Ally’s Mortgage Unit, ResCap, Files for BankruptcyBY MICHAEL J. DE LA MERCED
Ann Heisenfelt/Getty Images
The mortgage unit of Ally Financial filed for bankruptcy on Monday morning, a move aimed at removing the lender’s biggest obstacle to its turnaround efforts.
The division, Residential Capital, sought Chapter 11 protection in federal court in Manhattan. In a news release, ResCap emphasized it would continue its daily operations without interruption, including servicing home loans.
ResCap has cast a long shadow over its parent company. The unit was considered a primary reason Ally failed the Federal Reserve’s stress test of banks earlier this year.
The mortgage division’s long-awaited filing could lift the biggest weight from Ally, which has sought to focus on its profitable bank and auto finance operations. ResCap’s filing is meant to end years of payouts, totaling billions of dollars, aimed at keeping the business afloat.
It could also allow the lender to reconsider going public, helping the federal government to shed some of its 74 percent stake. The Treasury Department injected about $17 billion into the company, previously known as GMAC, through three rounds of investments. It is still owed about $12 billion.
Timothy G. Massad, the Treasury Department’s assistant secretary for financial stability, said in a statement: “While it is unfortunate that a Chapter 11 filing became necessary for ResCap, we believe that this action puts taxpayers in a stronger position to continue recovering their investment in Ally Financial.”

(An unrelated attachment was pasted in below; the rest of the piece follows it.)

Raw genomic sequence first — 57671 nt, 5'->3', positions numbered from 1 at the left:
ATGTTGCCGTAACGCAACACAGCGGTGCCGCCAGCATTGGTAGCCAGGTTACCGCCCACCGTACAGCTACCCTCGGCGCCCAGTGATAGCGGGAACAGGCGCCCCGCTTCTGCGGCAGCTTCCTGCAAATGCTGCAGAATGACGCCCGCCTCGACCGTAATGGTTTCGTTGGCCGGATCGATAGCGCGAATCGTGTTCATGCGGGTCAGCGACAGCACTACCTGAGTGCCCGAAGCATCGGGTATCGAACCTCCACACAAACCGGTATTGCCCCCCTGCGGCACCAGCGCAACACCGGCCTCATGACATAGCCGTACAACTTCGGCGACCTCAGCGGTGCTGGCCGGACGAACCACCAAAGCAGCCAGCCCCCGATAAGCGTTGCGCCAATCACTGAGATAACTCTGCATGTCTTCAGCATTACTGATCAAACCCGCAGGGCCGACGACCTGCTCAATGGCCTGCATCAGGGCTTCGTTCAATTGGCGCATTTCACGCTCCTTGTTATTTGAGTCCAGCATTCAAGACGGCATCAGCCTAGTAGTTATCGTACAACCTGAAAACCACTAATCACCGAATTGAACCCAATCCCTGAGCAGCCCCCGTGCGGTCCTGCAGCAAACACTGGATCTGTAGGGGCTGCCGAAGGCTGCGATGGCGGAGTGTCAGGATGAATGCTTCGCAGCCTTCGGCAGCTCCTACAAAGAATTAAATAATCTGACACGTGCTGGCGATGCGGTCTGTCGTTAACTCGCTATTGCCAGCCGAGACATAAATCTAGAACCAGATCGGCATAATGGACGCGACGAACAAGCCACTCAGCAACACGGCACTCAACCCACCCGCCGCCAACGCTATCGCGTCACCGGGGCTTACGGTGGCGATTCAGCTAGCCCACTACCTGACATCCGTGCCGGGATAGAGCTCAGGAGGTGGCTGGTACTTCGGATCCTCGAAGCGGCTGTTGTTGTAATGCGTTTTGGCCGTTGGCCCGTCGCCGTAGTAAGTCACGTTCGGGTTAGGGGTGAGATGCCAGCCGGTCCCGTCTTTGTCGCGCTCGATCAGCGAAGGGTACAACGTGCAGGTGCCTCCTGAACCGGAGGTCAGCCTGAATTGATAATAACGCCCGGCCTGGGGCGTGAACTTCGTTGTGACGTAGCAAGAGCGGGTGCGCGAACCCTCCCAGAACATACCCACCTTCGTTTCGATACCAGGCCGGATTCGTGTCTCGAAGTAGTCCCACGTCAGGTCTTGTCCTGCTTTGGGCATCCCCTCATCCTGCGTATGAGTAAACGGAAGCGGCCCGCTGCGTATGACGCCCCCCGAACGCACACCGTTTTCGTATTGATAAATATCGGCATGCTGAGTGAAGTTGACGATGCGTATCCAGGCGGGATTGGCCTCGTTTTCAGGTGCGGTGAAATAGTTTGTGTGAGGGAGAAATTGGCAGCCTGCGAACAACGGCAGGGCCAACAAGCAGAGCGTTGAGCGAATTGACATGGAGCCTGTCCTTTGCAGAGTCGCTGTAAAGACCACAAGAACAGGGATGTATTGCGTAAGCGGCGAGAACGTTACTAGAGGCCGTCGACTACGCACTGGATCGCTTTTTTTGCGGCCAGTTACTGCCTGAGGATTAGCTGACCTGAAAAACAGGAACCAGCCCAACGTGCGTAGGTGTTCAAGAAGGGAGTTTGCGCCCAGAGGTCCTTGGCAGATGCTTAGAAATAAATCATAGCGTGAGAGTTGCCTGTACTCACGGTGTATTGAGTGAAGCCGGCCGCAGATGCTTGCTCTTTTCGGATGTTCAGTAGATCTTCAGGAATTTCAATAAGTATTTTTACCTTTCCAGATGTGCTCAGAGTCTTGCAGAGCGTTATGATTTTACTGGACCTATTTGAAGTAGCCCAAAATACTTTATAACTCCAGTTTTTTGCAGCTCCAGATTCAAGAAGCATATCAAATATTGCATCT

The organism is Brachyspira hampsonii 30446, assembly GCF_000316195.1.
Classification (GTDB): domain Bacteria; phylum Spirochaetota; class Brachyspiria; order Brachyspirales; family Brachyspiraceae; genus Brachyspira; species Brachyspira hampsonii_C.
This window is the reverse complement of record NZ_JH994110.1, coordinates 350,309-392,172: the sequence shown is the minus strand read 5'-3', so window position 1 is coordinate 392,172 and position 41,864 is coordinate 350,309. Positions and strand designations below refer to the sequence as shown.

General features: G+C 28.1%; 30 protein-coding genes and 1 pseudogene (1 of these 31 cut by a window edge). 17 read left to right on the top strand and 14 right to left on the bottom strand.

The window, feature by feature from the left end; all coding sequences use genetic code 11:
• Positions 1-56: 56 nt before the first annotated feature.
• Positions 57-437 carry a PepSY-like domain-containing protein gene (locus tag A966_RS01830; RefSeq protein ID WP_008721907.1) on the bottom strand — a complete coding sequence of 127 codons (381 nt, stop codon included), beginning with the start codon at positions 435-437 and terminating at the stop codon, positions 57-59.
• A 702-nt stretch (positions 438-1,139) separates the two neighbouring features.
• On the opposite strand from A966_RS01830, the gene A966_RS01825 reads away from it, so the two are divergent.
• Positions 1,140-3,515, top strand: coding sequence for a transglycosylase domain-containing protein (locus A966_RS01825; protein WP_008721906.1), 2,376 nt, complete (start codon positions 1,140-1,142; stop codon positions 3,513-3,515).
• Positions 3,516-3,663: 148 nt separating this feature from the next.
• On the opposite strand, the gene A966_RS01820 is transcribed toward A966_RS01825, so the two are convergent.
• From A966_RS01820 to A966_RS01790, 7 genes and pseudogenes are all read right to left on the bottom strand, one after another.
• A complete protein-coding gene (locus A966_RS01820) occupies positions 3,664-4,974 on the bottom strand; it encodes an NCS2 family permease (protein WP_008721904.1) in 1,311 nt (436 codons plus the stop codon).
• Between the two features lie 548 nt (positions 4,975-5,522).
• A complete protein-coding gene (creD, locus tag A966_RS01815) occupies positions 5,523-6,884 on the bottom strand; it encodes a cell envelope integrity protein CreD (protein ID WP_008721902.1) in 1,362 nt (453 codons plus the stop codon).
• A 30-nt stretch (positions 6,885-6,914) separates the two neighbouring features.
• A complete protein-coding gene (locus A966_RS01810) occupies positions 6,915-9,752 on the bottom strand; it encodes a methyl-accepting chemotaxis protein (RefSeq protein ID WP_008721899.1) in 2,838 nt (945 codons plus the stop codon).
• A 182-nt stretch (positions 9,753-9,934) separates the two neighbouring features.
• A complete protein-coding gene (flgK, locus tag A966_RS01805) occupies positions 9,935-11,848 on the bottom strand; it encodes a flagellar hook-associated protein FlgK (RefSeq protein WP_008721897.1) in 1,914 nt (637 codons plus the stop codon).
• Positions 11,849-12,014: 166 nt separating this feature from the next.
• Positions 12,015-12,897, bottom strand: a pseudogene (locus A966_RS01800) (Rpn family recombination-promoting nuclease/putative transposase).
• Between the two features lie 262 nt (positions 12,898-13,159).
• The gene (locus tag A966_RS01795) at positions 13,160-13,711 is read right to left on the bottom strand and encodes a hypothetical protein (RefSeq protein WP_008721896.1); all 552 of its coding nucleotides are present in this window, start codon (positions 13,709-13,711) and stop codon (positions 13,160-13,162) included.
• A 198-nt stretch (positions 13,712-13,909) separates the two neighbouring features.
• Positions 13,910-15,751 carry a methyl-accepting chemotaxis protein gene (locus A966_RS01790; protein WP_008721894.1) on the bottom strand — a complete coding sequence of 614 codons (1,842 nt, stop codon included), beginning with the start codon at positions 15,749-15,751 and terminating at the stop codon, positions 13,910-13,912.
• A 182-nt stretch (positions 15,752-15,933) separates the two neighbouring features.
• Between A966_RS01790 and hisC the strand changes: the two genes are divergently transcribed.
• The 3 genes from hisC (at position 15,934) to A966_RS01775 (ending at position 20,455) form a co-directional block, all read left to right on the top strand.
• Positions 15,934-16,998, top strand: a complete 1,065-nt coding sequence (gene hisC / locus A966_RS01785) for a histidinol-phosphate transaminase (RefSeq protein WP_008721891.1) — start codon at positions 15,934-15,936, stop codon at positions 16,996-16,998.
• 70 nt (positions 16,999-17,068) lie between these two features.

The division will be kept afloat during its bankruptcy case by a $1.45 billion loan arranged by Barclays and a $150 million credit line from Ally.
“Since we are owned by the government, and our shareholders are American taxpayers, putting billions of dollars into a marginal business didn’t make a lot of sense,” Michael A. Carpenter, Ally’s chief executive, told DealBook in an interview by phone.
As part of the transaction, the Fortress Investment Group will bid more than $2.4 billion for most of ResCap’s assets, while Ally will bid for a $1.6 billion portfolio of mortgages. The two offers will essentially kick off a court-supervised auction of the mortgage division’s assets, which could ultimately raise more than the expected $4 billion in proceeds.
In an unusual move, Ally and ResCap said they had reached a global settlement of claims between the two. Under the terms of the agreement, Ally will provide its subsidiary with $750 million in cash to help the unit pay for potential legal claims.
The pact is aimed at cutting off any argument that Ally should cover legal claims at the subsidiary. The lender is expected to contend that ResCap has long operated as an independent unit, with its own board, and that the settlement should shield it from any additional payouts.
To help smooth out the bankruptcy proceedings, ResCap has reached agreements with a group of bondholders that currently owns about $781 million of the unit’s debt, as well as plaintiffs suing the business over 290 mortgage-backed securities put together by ResCap.
Ally has long identified ResCap as one of its biggest problems. The mortgage unit, formally created in 2005, became one of the biggest subprime mortgage lenders in the country and was hit especially hard by the financial crisis.
Under Mr. Carpenter, a former senior executive at Citigroup, Ally has largely rebounded by focusing on its popular online lending arm and remaining a major lender to car dealers. Last month, it reported that first-quarter net income had more than doubled, to $310 million.